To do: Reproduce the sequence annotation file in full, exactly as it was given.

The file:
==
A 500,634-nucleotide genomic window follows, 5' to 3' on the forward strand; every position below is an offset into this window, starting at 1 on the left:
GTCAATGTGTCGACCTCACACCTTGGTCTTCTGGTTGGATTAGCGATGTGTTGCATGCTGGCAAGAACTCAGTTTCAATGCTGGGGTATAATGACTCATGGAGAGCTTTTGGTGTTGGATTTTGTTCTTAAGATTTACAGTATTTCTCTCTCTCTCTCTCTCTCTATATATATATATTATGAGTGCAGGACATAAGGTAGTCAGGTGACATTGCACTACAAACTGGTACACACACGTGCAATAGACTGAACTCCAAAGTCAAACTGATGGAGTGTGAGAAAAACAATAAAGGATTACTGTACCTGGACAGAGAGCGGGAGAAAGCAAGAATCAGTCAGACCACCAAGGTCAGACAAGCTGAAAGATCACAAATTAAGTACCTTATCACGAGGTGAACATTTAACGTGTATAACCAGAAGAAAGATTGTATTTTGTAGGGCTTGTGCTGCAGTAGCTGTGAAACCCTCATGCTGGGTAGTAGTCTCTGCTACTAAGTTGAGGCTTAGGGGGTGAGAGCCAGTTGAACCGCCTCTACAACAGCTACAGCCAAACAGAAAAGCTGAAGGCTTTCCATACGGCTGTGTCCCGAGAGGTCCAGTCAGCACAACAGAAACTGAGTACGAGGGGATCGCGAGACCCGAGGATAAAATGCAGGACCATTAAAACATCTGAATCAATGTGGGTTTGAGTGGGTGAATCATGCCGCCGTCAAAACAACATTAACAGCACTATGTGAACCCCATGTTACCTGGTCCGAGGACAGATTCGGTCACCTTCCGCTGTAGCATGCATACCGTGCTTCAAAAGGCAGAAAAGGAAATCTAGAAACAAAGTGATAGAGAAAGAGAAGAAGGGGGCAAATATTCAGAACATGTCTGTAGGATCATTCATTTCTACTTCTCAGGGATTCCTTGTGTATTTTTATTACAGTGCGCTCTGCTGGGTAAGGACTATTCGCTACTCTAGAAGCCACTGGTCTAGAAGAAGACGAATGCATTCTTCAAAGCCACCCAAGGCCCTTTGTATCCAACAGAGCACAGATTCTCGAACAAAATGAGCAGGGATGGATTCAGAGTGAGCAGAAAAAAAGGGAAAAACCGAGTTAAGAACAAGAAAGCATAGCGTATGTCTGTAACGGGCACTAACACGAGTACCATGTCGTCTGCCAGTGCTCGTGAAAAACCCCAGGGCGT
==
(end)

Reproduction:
A 500,634-nucleotide genomic window follows, 5' to 3' on the forward strand; every position below is an offset into this window, starting at 1 on the left:
GTCAATGTGTCGACCTCACACCTTGGTCTTCTGGTTGGATTAGCGATGTGTTGCATGCTGGCAAGAACTCAGTTTCAATGCTGGGGTATAATGACTCATGGAGAGCTTTTGGTGTTGGATTTTGTTCTTAAGATTTACAGTATTTCTCTCTCTCTCTCTCTCTCTATATATATATATTATGAGTGCAGGACATAAGGTAGTCAGGTGACATTGCACTACAAACTGGTACACACACGTGCAATAGACTGAACTCCAAAGTCAAACTGATGGAGTGTGAGAAAAACAATAAAGGATTACTGTACCTGGACAGAGAGCGGGAGAAAGCAAGAATCAGTCAGACCACCAAGGTCAGACAAGCTGAAAGATCACAAATTAAGTACCTTATCACGAGGTGAACATTTAACGTGTATAACCAGAAGAAAGATTGTATTTTGTAGGGCTTGTGCTGCAGTAGCTGTGAAACCCTCATGCTGGGTAGTAGTCTCTGCTACTAAGTTGAGGCTTAGGGGGTGAGAGCCAGTTGAACCGCCTCTACAACAGCTACAGCCAAACAGAAAAGCTGAAGGCTTTCCATACGGCTGTGTCCCGAGAGGTCCAGTCAGCACAACAGAAACTGAGTACGAGGGGATCGCGAGACCCGAGGATAAAATGCAGGACCATTAAAACATCTGAATCAATGTGGGTTTGAGTGGGTGAATCATGCCGCCGTCAAAACAACATTAACAGCACTATGTGAACCCCATGTTACCTGGTCCGAGGACAGATTCGGTCACCTTCCGCTGTAGCATGCATACCGTGCTTCAAAAGGCAGAAAAGGAAATCTAGAAACAAAGTGATAGAGAAAGAGAAGAAGGGGGCAAATATTCAGAACATGTCTGTAGGATCATTCATTTCTACTTCTCAGGGATTCCTTGTGTATTTTTATTACAGTGCGCTCTGCTGGGTAAGGACTATTCGCTACTCTAGAAGCCACTGGTCTAGAAGAAGACGAATGCATTCTTCAAAGCCACCCAAGGCCCTTTGTATCCAACAGAGCACAGATTCTCGAACAAAATGAGCAGGGATGGATTCAGAGTGAGCAGAAAAAAAGGGAAAAACCGAGTTAAGAACAAGAAAGCATAGCGTATGTCTGTAACGGGCACTAACACGAGTACCATGTCGTCTGCCAGTGCTCGTGAAAAACCCCAGGGCGT